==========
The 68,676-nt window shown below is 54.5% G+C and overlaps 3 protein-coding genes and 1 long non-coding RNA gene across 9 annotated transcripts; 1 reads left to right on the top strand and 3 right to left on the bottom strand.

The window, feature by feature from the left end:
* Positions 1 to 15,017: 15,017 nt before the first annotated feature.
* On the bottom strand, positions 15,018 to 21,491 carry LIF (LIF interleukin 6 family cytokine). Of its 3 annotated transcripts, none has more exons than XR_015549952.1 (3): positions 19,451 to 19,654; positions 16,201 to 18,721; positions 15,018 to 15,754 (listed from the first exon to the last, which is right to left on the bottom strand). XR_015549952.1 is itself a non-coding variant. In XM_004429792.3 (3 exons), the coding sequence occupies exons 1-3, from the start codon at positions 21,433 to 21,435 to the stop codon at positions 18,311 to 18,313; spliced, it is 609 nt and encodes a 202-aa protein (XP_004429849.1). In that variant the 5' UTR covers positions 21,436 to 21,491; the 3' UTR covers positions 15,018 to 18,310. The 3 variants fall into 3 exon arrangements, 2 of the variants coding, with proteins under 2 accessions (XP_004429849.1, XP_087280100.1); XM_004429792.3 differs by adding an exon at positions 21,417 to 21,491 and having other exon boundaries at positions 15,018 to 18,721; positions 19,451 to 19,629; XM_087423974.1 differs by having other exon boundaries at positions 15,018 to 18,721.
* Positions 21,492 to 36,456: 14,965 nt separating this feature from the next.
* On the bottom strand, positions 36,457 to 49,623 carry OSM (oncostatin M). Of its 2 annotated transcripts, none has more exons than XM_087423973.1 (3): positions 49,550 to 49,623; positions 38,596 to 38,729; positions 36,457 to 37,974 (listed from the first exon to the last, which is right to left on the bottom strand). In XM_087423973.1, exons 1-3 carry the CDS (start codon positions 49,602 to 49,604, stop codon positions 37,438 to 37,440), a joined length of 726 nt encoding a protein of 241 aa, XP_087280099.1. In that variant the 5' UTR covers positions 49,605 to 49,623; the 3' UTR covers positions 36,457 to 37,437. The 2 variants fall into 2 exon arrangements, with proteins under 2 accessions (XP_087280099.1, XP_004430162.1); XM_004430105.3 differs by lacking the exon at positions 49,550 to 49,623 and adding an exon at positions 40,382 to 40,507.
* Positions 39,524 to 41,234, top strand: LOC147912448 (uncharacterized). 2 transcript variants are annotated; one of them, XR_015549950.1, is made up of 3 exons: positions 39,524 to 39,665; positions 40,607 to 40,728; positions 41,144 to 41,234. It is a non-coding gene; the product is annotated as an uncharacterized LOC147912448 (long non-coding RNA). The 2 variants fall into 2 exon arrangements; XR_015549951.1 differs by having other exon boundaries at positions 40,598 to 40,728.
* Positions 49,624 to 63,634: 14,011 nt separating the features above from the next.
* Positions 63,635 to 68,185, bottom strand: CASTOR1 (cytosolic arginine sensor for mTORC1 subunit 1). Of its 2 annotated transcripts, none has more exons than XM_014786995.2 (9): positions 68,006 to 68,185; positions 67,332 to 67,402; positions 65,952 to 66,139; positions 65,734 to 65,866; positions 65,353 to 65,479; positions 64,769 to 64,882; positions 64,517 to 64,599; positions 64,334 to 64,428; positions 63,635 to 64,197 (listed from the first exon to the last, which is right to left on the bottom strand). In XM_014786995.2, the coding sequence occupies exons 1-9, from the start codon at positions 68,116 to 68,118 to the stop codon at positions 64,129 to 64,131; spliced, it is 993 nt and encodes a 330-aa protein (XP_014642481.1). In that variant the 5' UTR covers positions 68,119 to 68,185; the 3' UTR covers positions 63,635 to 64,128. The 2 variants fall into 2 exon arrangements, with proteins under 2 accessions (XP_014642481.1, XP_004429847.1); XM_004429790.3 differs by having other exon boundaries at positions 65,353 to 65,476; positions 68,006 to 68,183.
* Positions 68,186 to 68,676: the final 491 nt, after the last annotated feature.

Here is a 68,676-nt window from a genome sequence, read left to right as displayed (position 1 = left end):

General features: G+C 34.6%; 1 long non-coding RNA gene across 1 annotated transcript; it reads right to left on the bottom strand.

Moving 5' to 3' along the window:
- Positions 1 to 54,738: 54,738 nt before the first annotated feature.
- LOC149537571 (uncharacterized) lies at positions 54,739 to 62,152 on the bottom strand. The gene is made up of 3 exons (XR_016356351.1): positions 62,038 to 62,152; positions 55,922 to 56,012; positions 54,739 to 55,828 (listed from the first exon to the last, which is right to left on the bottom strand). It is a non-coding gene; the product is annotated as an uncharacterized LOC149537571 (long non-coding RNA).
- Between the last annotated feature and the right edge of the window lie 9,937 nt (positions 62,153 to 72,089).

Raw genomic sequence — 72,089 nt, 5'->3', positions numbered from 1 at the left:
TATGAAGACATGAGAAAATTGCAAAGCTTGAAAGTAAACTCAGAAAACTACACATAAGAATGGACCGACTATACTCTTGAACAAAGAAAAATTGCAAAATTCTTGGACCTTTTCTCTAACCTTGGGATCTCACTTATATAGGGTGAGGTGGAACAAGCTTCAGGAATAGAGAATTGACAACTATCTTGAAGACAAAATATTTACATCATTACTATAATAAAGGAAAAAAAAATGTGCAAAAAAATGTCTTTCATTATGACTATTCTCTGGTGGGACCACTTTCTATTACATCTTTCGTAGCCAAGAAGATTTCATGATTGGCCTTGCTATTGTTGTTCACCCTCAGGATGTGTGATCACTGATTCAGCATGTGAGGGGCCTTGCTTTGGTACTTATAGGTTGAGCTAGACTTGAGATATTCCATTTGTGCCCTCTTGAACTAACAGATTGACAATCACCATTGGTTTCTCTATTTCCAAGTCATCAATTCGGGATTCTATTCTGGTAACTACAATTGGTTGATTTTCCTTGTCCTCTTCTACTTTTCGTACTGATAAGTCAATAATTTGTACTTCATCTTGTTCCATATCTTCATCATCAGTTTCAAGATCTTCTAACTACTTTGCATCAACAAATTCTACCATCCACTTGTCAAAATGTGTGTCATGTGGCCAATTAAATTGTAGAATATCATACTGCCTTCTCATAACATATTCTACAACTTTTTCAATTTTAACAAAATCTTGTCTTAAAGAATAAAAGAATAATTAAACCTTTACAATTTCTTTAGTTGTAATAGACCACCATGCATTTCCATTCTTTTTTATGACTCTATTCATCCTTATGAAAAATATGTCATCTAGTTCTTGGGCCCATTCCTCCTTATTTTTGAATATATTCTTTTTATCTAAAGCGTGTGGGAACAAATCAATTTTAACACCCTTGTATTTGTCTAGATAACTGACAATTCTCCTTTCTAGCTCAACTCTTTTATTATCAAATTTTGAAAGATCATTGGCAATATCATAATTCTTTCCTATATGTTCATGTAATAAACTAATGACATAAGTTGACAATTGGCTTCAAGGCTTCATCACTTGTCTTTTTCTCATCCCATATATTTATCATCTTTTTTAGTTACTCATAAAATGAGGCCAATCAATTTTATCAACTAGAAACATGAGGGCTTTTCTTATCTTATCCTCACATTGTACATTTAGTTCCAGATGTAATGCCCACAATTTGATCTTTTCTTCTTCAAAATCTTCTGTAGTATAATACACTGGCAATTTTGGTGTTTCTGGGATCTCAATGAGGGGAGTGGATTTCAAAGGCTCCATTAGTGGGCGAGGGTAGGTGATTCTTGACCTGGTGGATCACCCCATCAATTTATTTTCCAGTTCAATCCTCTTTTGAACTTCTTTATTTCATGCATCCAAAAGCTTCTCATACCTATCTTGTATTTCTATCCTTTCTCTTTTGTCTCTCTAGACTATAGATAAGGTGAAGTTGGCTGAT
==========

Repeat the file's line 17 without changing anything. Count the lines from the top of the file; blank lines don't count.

Raw genomic sequence — 72,089 nt, 5'->3', positions numbered from 1 at the left: